You may be using methods from the past as a starting point. It is very much like what sampling is to rap music. But even before sampling, I have arrived where I am through a series of failures. 
Yes, I have arrived at where I am through a series of accidents and mistakes. Some of them, like becoming a street photographer, were happy accidents. Others were kind of like trying on different styles of clothing to see which works for me. 
La vie bohémienne 5, New York City, January 2021. This is a series of unique prints and the series can be purchased as 4x6 reproductions.
La vie bohémienne 5, New York City, January 2021. This is a series of unique prints and the series can be purchased as 4x6 reproductions.
I have learned to work within many limitations in creating my work and arriving in this place that I am. So I’m no Mozart who apparently wrote his music as it was being divinely delivered to his mind. 
I have a great respect and appreciation for limitations as they have forced me to find new or different methods of doing things. That is where creativity begins. It is very much a form of improvisation. 
Experience is the best education. Period. So what I share with you is not theory. It is what I have experienced, it is what I practice. This may or may not be relevant to you and your style. But I do think that everyone wants to be able to express themselves in a manner that represents who they are. 
in radiant priority, 20 July 2021. Collage is yet another method of creativity. This piece is included in an ebook by the Fragmented Collective.
in radiant priority, 20 July 2021. Collage is yet another method of creativity. This piece is included in an ebook by the Fragmented Collective.
The thing about creativity is that it starts by examining the method that you usually do things and then changing one part of that. There are of course many creative methods that you can employ in photography.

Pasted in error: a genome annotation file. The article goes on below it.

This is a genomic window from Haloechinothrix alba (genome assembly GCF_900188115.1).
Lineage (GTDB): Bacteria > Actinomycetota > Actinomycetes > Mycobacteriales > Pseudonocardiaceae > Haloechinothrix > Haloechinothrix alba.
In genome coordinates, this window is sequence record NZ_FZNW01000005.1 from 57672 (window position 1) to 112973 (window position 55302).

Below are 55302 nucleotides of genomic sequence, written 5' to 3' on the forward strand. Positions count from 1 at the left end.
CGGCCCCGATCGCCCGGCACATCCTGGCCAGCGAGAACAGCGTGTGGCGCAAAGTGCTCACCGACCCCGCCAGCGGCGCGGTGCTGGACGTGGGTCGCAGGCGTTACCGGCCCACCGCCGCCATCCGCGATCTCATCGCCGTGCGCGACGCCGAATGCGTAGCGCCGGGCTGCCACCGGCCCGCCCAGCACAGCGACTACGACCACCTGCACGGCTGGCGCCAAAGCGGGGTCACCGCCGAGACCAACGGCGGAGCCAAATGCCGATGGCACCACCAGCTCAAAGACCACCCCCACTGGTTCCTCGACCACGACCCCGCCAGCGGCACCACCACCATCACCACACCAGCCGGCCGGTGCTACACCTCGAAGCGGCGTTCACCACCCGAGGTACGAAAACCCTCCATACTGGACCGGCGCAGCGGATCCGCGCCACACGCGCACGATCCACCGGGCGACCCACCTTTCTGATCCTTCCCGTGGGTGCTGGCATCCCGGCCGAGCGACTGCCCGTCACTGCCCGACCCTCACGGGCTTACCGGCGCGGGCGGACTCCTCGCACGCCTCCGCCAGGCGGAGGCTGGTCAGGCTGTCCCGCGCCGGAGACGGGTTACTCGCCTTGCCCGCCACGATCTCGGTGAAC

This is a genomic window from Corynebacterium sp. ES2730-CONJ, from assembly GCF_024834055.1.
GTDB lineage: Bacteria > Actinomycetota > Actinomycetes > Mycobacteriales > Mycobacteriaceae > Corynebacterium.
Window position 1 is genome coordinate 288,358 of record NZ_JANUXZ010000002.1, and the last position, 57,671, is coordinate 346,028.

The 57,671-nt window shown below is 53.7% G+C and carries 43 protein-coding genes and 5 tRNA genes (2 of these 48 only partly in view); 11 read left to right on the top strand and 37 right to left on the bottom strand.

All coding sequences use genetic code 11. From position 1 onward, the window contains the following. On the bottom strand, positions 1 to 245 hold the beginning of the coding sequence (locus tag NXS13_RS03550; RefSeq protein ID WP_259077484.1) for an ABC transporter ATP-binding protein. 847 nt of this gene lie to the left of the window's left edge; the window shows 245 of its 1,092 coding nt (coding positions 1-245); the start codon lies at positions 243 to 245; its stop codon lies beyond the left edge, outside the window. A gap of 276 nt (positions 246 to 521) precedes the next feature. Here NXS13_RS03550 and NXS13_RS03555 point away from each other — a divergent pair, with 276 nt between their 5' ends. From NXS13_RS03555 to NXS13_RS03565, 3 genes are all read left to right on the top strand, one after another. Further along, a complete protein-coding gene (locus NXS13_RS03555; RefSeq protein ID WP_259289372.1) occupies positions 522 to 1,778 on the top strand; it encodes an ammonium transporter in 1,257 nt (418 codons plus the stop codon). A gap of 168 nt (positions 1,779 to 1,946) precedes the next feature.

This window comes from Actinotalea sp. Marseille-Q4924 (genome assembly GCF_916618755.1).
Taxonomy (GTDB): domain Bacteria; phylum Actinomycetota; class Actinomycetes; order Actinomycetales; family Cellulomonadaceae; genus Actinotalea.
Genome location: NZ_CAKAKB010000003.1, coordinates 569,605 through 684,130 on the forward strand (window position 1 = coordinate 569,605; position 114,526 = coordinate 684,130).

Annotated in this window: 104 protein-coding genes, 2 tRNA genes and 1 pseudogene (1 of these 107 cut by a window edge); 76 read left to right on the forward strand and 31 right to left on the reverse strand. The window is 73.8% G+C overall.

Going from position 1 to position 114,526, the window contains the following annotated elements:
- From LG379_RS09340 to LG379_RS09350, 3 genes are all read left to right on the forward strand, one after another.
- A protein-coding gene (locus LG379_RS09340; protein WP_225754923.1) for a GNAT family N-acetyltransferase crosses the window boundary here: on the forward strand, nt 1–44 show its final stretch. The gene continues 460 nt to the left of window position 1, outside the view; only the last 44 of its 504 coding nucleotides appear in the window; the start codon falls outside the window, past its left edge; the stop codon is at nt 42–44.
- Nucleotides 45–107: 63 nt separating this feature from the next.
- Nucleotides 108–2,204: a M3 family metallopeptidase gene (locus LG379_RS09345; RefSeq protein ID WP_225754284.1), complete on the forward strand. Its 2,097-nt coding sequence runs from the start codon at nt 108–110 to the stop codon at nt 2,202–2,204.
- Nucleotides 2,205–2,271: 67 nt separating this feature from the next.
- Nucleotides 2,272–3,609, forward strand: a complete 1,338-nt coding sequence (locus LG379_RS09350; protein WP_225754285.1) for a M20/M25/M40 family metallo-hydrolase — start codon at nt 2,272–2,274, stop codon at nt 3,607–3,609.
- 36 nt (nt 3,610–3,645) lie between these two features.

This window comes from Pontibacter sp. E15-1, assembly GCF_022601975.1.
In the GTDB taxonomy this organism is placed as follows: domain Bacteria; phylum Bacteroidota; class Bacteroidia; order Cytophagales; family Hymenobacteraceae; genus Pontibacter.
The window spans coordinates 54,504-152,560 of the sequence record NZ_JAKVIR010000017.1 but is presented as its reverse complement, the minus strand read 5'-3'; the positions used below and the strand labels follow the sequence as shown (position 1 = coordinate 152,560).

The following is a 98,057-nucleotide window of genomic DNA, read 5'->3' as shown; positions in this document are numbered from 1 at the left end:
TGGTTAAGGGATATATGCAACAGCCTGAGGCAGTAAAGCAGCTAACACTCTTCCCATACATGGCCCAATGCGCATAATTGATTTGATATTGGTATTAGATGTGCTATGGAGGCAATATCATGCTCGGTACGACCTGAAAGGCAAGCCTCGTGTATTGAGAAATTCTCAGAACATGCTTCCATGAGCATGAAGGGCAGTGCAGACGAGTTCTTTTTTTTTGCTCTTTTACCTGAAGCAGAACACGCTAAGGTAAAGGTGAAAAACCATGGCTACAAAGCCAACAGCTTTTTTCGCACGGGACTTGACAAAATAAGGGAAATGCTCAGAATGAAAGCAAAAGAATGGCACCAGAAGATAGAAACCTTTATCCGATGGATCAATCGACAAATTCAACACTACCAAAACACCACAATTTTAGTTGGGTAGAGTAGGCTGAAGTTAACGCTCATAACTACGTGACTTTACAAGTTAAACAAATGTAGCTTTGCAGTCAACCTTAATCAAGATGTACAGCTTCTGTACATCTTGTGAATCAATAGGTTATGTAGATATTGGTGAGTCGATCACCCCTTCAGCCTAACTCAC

Collage is one of those methods that utilizes creativity. It is like a form of going against the rules that you might normally follow. It can be like a form of meditation and it’s possible that you might want to have a glass of wine before approaching it to get outside of your normal routine.
Still from David Lynch's Eraserhead film, 1977.
Still from David Lynch's Eraserhead film, 1977.
I recently watched the Masterclass with David Lynch. There are few people in the world as wacky as Lynch. Yes, he’s way out there. While a filmmaker isn’t necessarily the place to find inspiration for photography, Lynch had some good ideas about creativity.
From the very beginning of the masterclass, Lynch stated that he doesn’t like rules. I recall many years ago he was quoted as saying that he thanked his parents for not making him draw in the lines in coloring books.
Yes, Lynch is famous and he has likely cultivated a style so that we will take notice. He would like for us to believe that he’s weird. But much of what he said rings true.
David Lynch
David Lynch
One of the most important parts of creativity is intuition. Sometimes you just get a feeling about something. Follow it. Creativity and ideas are like fishing for Lynch. So it starts with a feeling. Not a recipe or formula. And Lynch says that everyone has the ability to be creativity.
He doesn’t actually mention passion, but Lynch does say that if you would do it for free regardless of any monetary consideration, you’re on the path of the artist. Make time to daydream. Good ideas come from this activity.